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Source: Viasna Belarus Human Rights Center in English

The OSCE Human Dimension Implementation Meeting, Europe’s largest annual human rights and democracy conference, is closing today in Warsaw, following two weeks of discussions that brought together hundreds of activists and policy-makers.
The annual forum agenda featured numerous side-events organized by human rights groups from the OSCE region.
Belarusian NGOs took part in two events that covered situation with human rights head of this year’s parliamentary elections in Belarus and discrimination of Roma in Belarus, Ukraine, and Russia.
The side-event “Violence against Roma (police operations, forced evictions, pogroms) in Russia, Belarus and Ukraine” was organized by the Russian Anti-Discrimination Center Memorial. The activists told about the problems Roma population is facing in Eastern Europe, characterizing it as “one of the most vulnerable groups at risk of violence and pogroms motivated by racism and intolerance.” The recent examples include the mass arrests of Roma men and women in Mahilioŭ in May 2019. To date, the perpetrators of this and other attacks have not been brought to justice, Roma-rights advocates say.

Side-event “Violence against Roma (police operations, forced evictions, pogroms) in Russia, Belarus and Ukraine”
Pavel Sapelka, a representative of the Human Rights Center “Viasna”, highlighted the problem of police profiling of Roma people, including in the Mahilioŭ case, when nearly a dozen persons were arrested without a valid reason and held in detention in violation of procedural standards.

“A Roma woman saw men and women facing the wall. She said all the detainees were forced to undress to be searched. One bottle of water was given to 30 people. Police officers shouted and cursed. Women, she says, were released around 4 am, while the men remained in jail for another three days,” Sapelka said at the event.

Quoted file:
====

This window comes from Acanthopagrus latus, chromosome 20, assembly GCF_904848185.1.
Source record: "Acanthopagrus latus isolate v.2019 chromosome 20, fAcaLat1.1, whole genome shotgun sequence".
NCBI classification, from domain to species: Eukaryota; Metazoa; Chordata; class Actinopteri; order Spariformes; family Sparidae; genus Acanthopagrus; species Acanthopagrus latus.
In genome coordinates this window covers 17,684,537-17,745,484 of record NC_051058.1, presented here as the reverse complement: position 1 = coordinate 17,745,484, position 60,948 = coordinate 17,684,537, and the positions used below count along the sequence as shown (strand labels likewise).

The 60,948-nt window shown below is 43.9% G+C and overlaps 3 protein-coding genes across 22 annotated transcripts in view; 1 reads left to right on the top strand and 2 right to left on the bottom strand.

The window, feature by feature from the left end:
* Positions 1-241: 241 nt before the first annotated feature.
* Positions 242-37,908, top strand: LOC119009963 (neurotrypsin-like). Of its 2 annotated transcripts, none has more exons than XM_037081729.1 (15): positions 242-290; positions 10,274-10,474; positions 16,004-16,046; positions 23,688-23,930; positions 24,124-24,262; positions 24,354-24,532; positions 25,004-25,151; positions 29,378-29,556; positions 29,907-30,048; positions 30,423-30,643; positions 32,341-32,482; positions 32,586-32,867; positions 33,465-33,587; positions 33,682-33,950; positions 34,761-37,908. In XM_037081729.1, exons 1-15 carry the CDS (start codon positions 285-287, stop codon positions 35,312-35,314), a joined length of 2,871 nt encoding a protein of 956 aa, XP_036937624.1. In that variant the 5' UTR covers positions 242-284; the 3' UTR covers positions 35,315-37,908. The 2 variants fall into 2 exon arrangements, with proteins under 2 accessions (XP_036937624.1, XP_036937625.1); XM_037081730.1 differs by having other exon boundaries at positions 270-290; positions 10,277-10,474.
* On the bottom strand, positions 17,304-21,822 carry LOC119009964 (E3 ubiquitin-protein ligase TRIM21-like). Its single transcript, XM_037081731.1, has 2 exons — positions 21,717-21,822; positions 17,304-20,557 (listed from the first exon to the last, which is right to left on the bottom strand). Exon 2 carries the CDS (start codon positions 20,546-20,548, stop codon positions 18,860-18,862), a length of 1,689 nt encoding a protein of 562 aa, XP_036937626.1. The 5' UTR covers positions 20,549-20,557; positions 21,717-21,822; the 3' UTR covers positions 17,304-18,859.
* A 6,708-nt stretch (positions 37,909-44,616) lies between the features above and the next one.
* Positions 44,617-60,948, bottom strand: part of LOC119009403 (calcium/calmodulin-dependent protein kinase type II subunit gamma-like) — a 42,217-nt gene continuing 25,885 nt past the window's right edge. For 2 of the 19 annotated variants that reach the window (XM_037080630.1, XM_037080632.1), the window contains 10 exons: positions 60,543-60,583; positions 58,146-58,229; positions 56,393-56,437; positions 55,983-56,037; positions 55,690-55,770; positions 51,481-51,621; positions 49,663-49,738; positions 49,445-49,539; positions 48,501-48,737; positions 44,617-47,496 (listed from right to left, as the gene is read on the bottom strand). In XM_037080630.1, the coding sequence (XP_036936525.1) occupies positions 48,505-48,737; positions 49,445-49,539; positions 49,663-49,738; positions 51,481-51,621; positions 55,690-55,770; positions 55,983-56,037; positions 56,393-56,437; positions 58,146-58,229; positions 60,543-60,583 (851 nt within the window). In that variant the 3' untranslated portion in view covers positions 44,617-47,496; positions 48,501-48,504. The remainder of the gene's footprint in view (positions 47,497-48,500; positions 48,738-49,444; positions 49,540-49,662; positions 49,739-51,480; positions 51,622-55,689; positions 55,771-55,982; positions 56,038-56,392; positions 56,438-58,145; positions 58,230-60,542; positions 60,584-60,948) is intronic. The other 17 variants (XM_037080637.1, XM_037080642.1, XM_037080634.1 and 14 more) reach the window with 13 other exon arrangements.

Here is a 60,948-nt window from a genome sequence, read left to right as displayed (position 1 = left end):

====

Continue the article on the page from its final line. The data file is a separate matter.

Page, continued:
Back in 2018, the UN Human Rights Committee recommended that Belarus “should take effective measures to address discrimination against Roma, to combat hate speech directed at them and to eliminate racial profiling by law enforcement officials, inter alia by providing mandatory training on addressing hate crimes and on the impermissibility of ethnic profiling.”
As yet, Belarus has no anti-discrimination legislation. As a result, with no legal tools to combat discrimination, the perpetrators still enjoy impunity in discrimination-related cases.
The event entitled “Civil Society and Human Rights in Belarus on the Eve of Parliamentary Elections” was organized by the Assembly of Pro-Democratic NGOs of Belarus.
The Assembly’s expert Yury Chavusau spoke about the general context of the parliamentary elections. He recalled that many of the recommendations by the OSCE ODIHR and Belarusian human rights activists were not taken into account.

Side-event “Civil Society and Human Rights in Belarus on the Eve of Parliamentary Elections”. Warsaw. September 26, 2019. Photo: Siarzhuk Semianiuk
The Human Rights Center “Viasna” was represented by Natallia Satsunkevich, a long-term observer of the campaign “Human Rights Defenders for Free Elections.” The activist told about the results of the first two stages of the elections: the formation of district and territorial election commissions and the registration of nomination groups. She also elaborated on the pickets held to support the nomination of candidates and the discriminative approach of election commissions toward opposition groups.
Volha Smalianka, director of the Legal Transformation Center Lawtrend, gave an overview of the situation of freedom of association in Belarus, in particular, the changes in the legislation concerning the activities of non-profit organizations.


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